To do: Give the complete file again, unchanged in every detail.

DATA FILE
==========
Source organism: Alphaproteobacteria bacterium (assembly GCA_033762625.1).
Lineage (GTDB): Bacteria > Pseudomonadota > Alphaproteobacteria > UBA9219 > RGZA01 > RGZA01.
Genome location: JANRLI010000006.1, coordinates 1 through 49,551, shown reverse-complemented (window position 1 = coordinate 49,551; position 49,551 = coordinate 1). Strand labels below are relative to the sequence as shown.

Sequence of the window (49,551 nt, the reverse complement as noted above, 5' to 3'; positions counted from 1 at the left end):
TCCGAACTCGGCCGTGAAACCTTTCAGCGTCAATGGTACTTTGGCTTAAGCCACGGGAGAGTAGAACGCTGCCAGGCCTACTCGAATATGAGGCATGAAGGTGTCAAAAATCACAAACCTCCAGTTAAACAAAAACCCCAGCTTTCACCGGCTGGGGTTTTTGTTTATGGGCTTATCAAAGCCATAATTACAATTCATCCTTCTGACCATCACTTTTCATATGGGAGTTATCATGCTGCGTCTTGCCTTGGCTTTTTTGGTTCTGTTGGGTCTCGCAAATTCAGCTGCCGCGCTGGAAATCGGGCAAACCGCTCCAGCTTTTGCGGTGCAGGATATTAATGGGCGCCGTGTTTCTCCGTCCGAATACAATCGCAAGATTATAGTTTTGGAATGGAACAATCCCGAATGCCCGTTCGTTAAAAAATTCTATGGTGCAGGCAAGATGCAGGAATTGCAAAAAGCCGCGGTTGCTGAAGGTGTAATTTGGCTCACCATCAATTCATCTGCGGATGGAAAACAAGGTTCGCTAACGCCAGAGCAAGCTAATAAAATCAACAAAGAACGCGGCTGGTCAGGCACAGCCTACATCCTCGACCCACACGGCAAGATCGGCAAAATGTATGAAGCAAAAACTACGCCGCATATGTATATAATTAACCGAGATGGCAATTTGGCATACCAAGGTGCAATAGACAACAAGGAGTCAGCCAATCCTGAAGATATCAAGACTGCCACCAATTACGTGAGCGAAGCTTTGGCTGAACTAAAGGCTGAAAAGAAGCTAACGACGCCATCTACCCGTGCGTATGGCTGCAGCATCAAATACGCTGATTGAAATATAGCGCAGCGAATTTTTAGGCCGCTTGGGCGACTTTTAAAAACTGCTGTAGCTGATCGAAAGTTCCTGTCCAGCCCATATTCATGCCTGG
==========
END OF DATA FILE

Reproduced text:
Source organism: Alphaproteobacteria bacterium (assembly GCA_033762625.1).
Lineage (GTDB): Bacteria > Pseudomonadota > Alphaproteobacteria > UBA9219 > RGZA01 > RGZA01.
Genome location: JANRLI010000006.1, coordinates 1 through 49,551, shown reverse-complemented (window position 1 = coordinate 49,551; position 49,551 = coordinate 1). Strand labels below are relative to the sequence as shown.

Sequence of the window (49,551 nt, the reverse complement as noted above, 5' to 3'; positions counted from 1 at the left end):
TCCGAACTCGGCCGTGAAACCTTTCAGCGTCAATGGTACTTTGGCTTAAGCCACGGGAGAGTAGAACGCTGCCAGGCCTACTCGAATATGAGGCATGAAGGTGTCAAAAATCACAAACCTCCAGTTAAACAAAAACCCCAGCTTTCACCGGCTGGGGTTTTTGTTTATGGGCTTATCAAAGCCATAATTACAATTCATCCTTCTGACCATCACTTTTCATATGGGAGTTATCATGCTGCGTCTTGCCTTGGCTTTTTTGGTTCTGTTGGGTCTCGCAAATTCAGCTGCCGCGCTGGAAATCGGGCAAACCGCTCCAGCTTTTGCGGTGCAGGATATTAATGGGCGCCGTGTTTCTCCGTCCGAATACAATCGCAAGATTATAGTTTTGGAATGGAACAATCCCGAATGCCCGTTCGTTAAAAAATTCTATGGTGCAGGCAAGATGCAGGAATTGCAAAAAGCCGCGGTTGCTGAAGGTGTAATTTGGCTCACCATCAATTCATCTGCGGATGGAAAACAAGGTTCGCTAACGCCAGAGCAAGCTAATAAAATCAACAAAGAACGCGGCTGGTCAGGCACAGCCTACATCCTCGACCCACACGGCAAGATCGGCAAAATGTATGAAGCAAAAACTACGCCGCATATGTATATAATTAACCGAGATGGCAATTTGGCATACCAAGGTGCAATAGACAACAAGGAGTCAGCCAATCCTGAAGATATCAAGACTGCCACCAATTACGTGAGCGAAGCTTTGGCTGAACTAAAGGCTGAAAAGAAGCTAACGACGCCATCTACCCGTGCGTATGGCTGCAGCATCAAATACGCTGATTGAAATATAGCGCAGCGAATTTTTAGGCCGCTTGGGCGACTTTTAAAAACTGCTGTAGCTGATCGAAAGTTCCTGTCCAGCCCATATTCATGCCTGG